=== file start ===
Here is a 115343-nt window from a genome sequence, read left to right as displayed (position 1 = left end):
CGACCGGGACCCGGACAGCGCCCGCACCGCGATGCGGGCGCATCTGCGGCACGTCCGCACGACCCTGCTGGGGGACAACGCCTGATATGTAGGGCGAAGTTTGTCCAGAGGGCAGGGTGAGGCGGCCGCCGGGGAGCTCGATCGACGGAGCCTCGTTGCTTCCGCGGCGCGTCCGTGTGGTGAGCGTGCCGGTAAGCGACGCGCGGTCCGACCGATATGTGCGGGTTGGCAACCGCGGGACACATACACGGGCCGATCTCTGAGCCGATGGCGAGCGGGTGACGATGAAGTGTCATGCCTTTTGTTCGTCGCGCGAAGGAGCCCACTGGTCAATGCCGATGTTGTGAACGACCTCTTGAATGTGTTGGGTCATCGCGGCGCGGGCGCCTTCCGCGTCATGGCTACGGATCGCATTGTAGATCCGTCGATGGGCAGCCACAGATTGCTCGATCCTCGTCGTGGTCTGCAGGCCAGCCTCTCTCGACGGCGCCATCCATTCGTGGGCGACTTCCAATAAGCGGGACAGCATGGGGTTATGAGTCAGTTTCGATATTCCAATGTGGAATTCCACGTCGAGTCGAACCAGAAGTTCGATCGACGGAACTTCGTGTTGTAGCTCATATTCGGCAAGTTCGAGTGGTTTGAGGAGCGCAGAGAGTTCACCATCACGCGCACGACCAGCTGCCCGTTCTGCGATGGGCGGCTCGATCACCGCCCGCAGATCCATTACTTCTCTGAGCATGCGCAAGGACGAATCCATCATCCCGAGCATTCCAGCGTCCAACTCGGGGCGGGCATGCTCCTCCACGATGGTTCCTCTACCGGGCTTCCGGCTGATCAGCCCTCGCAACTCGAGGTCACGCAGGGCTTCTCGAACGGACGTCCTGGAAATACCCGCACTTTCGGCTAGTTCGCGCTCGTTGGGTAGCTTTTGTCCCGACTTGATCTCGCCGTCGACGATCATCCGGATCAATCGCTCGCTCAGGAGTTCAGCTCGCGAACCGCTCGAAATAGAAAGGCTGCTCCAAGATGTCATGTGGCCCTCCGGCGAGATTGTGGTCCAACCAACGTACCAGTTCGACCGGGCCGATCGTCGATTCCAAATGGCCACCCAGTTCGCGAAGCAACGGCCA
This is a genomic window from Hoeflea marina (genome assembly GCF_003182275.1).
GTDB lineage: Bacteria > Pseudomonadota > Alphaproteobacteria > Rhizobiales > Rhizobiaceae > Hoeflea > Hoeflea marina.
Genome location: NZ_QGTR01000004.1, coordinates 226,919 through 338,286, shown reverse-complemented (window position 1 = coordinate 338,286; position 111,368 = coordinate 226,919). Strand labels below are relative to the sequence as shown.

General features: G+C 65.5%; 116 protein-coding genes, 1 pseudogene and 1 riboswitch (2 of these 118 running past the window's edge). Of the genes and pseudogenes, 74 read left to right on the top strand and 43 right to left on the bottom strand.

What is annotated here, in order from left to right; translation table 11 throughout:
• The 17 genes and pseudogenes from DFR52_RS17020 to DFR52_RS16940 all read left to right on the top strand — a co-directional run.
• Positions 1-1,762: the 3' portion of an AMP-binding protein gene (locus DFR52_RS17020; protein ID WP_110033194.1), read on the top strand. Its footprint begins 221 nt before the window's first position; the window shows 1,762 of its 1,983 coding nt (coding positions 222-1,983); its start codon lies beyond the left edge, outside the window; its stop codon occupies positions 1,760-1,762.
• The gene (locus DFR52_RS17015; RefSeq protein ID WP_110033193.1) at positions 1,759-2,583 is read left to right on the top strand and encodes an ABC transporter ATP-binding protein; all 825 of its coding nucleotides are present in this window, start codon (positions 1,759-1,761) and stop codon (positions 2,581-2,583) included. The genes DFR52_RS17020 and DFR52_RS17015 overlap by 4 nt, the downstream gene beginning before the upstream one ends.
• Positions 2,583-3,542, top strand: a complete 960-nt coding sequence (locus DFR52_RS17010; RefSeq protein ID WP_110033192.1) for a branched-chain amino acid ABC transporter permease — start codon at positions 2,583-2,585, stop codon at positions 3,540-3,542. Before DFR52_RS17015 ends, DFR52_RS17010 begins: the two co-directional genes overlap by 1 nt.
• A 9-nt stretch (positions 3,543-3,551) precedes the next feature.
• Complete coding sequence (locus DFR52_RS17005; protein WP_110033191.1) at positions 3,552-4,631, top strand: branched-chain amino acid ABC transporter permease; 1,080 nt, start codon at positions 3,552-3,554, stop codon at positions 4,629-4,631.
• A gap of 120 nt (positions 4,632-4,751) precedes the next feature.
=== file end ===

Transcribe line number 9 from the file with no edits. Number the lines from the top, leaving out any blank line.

• Positions 1-1,762: the 3' portion of an AMP-binding protein gene (locus DFR52_RS17020; protein ID WP_110033194.1), read on the top strand. Its footprint begins 221 nt before the window's first position; the window shows 1,762 of its 1,983 coding nt (coding positions 222-1,983); its start codon lies beyond the left edge, outside the window; its stop codon occupies positions 1,760-1,762.